Tesla., Elon Musk’s 17-year-old upstart carmaker, took a giant step toward blue-chip respectability on Monday, getting named to one of the world’s most famous stock indexes in an action that will greatly broaden its investor base.
The announcement that Tesla will enter the S&P 500 on December 21 follows months of speculation, and one temporary setback, after the stock failed to make the cut during the index’s quarterly rebalancing in early September. The anticipation has helped drive a nearly fivefold rally in the stock this year to almost $390 billion, making the electric vehicle pioneer the biggest company ever to be added to the gauge. It will also be one of the index’s most influential constituents with a weighting that falls around those of Berkshire Hathaway, Johnson & Johnson, and Procter & Gamble.
It’s so big that S&P Dow Jones Indices said it is seeking feedback from the investment community to determine if Tesla should be added all at once or in two separate pieces. The company that Tesla is to replace in the index will be named later, the index provider said.
Shares of Tesla rose as much as 12 per cent on Tuesday, adding more than $40 billion to the value of the electric carmaker and giving another boost to the fortune of billionaire Chief Executive Officer Elon Musk.
“This was a little unexpected happy day for me,” said Ross Gerber, chief executive officer at Gerber Kawasaki. Tesla is the top holding for the Santa Monica, California-based wealth management firm, with approximately 130,000 shares worth about $55 million as of Monday’s close.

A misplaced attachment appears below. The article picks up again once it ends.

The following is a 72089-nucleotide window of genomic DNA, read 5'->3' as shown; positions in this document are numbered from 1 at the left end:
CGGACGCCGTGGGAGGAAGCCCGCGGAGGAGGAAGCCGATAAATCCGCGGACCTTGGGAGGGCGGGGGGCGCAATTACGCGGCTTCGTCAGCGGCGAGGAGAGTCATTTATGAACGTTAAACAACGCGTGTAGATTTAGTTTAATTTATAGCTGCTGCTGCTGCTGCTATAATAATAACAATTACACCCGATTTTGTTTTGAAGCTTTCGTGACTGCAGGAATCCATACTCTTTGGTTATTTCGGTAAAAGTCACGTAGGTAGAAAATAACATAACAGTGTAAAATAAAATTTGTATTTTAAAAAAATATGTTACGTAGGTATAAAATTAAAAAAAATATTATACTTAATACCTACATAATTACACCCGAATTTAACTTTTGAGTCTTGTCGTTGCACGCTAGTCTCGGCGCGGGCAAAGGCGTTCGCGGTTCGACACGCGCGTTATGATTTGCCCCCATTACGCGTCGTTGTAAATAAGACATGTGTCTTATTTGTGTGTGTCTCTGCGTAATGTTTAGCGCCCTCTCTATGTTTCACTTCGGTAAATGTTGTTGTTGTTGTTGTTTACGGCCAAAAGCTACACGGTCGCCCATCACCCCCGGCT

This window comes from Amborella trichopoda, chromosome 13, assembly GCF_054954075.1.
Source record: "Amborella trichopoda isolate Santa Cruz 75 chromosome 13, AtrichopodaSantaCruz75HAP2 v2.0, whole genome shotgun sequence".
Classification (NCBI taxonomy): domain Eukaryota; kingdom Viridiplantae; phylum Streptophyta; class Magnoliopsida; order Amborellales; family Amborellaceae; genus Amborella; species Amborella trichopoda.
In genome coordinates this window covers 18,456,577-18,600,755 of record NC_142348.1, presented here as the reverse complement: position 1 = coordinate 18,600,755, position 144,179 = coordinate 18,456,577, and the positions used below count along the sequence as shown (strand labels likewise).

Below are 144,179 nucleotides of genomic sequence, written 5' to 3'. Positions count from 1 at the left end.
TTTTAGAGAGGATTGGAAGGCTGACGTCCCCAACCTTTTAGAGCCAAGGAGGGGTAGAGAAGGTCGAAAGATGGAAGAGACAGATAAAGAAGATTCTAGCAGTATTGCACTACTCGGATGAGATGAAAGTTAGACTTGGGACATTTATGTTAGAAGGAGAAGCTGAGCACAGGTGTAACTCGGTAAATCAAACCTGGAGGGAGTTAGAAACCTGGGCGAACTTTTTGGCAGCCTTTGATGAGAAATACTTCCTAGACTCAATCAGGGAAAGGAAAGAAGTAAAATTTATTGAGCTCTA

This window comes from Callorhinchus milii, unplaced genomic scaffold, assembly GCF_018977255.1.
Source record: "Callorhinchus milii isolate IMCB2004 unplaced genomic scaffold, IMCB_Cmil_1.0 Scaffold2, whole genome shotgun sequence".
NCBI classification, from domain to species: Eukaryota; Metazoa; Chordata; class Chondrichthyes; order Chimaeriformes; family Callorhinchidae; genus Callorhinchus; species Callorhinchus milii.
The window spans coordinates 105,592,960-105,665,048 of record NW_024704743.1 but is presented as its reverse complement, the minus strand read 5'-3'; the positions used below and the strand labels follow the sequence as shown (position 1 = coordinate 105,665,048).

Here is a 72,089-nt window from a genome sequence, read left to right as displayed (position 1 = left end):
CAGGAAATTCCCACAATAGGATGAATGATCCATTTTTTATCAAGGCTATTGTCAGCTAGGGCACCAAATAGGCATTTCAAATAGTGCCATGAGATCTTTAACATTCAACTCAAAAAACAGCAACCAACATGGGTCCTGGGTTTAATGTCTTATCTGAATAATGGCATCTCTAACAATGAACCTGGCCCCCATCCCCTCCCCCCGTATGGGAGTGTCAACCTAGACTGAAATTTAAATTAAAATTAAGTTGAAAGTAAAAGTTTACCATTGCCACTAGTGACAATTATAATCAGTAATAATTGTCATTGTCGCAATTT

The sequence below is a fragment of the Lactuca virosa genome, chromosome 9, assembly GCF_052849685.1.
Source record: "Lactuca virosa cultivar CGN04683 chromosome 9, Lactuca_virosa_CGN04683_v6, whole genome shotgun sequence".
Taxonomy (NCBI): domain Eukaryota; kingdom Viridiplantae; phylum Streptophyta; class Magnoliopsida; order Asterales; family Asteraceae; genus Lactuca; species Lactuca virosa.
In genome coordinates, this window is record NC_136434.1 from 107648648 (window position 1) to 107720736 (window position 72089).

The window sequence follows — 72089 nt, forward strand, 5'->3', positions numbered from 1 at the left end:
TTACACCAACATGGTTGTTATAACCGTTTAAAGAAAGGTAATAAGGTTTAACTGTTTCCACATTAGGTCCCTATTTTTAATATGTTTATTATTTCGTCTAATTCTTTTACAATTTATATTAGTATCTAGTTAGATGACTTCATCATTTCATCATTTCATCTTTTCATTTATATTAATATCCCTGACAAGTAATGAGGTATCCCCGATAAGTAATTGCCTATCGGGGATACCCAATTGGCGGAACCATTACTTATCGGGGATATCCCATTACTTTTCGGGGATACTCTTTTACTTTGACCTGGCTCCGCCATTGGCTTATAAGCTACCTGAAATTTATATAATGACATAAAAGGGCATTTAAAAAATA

After analysing the index just last week, “it was just kind of mind blowing that Tesla still wasn’t in the S&P,” Gerber said in a telephone interview. “So sure enough, here it is.”
While entry into the benchmark is a rite of maturity that may dim some of Tesla’s cult stock appeal, membership comes with benefits, including forced purchases by index-tracking investors and mutual funds. The inclusion and the rapid rally over the past few months mean money managers overseeing passive funds will have to sell tens of billions of dollars worth of shares in their existing S&P holdings to make room for Palo Alto, California-based Tesla. On the other hand, longtime investors looking to exit their positions may now try to get out, knowing that index funds have to buy.
These crosscurrents may mean more trading volatility, though that is not new for Tesla. Ever since going public in 2010, the company’s popularity with Musk acolytes and legions of day traders has made it one of the more volatile stocks of its size in America. A steadier, more institutional ownership base could help to eventually ease those swings.